Luxembourg advised of more involvement in Islamic finance

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Luxembourg advised of more involvement in Islamic finance

By Mushtak Parker Available at:

THE Luxembourg office of PricewaterhouseCoopers (PWC) in a report on Islamic finance published at the end of October 2009, has urged greater involvement and visibility from the Luxembourg government and regulators if it is serious about establishing the principality as a European Islamic finance hub especially for Islamic funds and sukuk.

Compared to regulators in the UK, Ireland and France, the Luxembourg regulators have never approached their counterparties in target countries such as Saudi Arabia, the UAE, Kuwait, Bahrain and Malaysia to seek cooperation on Islamic finance.

PWC, the international auditors and consultancy, has based its report on the recommendations and conclusions drawn from an Islamic finance meeting. The report suggests that Islamic finance is an important niche business for Luxembourg. Some 16 sukuks are already listed on the Luxembourg Stock Exchange. For instance, the $1.5bn Petronas EMAS sukuk issuance in August 2009 was listed in Luxembourg in preference to the London Stock Exchange.

In addition, there are more than 31 Islamic investment funds, mainly global equity and real estate funds, registered and domiciled in Luxembourg. The PWC report stressed that the future target of Luxembourg Islamic funds should be investors in Europe, although this will require an educational process to attract investors amongst Europe’s Muslim population of around 20-25 million. The report also stressed that Luxembourg should leverage its strong private banking industry, its good reputation and its cost-competitiveness as a financial center. As such, there is a potential for cross selling Shariah-compliant products to these investors.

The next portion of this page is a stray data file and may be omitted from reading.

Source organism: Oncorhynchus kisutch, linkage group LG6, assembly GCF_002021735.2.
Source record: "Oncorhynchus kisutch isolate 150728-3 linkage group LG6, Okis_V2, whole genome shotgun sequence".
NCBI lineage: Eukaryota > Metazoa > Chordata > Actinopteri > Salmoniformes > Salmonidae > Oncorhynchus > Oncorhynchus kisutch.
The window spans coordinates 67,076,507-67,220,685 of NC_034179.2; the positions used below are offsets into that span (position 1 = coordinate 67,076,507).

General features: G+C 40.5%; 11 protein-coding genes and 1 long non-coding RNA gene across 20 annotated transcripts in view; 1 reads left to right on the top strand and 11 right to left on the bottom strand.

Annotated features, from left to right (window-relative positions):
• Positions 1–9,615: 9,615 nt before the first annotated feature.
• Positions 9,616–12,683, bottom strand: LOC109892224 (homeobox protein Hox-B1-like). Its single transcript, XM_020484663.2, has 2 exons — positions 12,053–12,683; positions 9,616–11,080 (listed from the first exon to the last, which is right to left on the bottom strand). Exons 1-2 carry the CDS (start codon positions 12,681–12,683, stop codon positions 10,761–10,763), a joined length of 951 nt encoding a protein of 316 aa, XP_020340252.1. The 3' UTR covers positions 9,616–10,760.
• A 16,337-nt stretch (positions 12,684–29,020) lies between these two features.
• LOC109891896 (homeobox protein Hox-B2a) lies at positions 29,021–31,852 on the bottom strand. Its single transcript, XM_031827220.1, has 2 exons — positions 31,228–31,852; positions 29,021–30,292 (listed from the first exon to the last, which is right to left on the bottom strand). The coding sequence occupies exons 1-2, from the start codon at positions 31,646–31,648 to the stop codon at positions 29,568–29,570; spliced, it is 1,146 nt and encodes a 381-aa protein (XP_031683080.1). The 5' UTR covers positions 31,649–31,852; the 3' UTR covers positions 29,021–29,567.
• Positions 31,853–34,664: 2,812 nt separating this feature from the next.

In a rare foray into Islamic finance, Yves Mersch, governor of the Central Bank of Luxembourg, in a speech at the Islamic Financial Services Board (IFSB) in Kuala Lumpur earlier this year, stressed that “despite the current turbulences, the market practitioners of Islamic finance in Luxembourg remain optimistic that Islamic finance is likely to grow steadily in the next few years based on investors’ appetite for financial products based on sound ethical principles.”

Mersch warned that numerous challenges remain, however, including regulatory changes, legal certainty, illiquidity issues, liquidity management risk concerns, the need for harmonized regulation, regulatory disparity amongst national supervisors and a lack of level playing field. It is crucial to ensure that Shariah principles are able to accommodate the innovative products which would allow the integration of Islamic finance into the international financial system.

Mersch confirmed that market players in Luxembourg want formal recognition of Islamic financial products and accounting standards. “Our authorities have proved pragmatic, innovative and adaptive to the financial landscape. According to discussions currently being held at the national level, this will also be the case with regard to Islamic finance,” he declared.

Although the Luxembourg authorities have set up an Islamic finance Taskforce, bringing in various regulators, professional associations and market players, actual progress in the facilitation of Islamic financial products in Luxembourg remains slow and bureaucratic. It would be difficult to have full fledged Islamic banking operations in Luxembourg due to a legal and regulatory framework. For example, it is not possible for Luxembourg banks to provide bank accounts without any risk cap, which is typical for an Islamic bank. In addition, Islamic banking requires banks to have partnership accounts.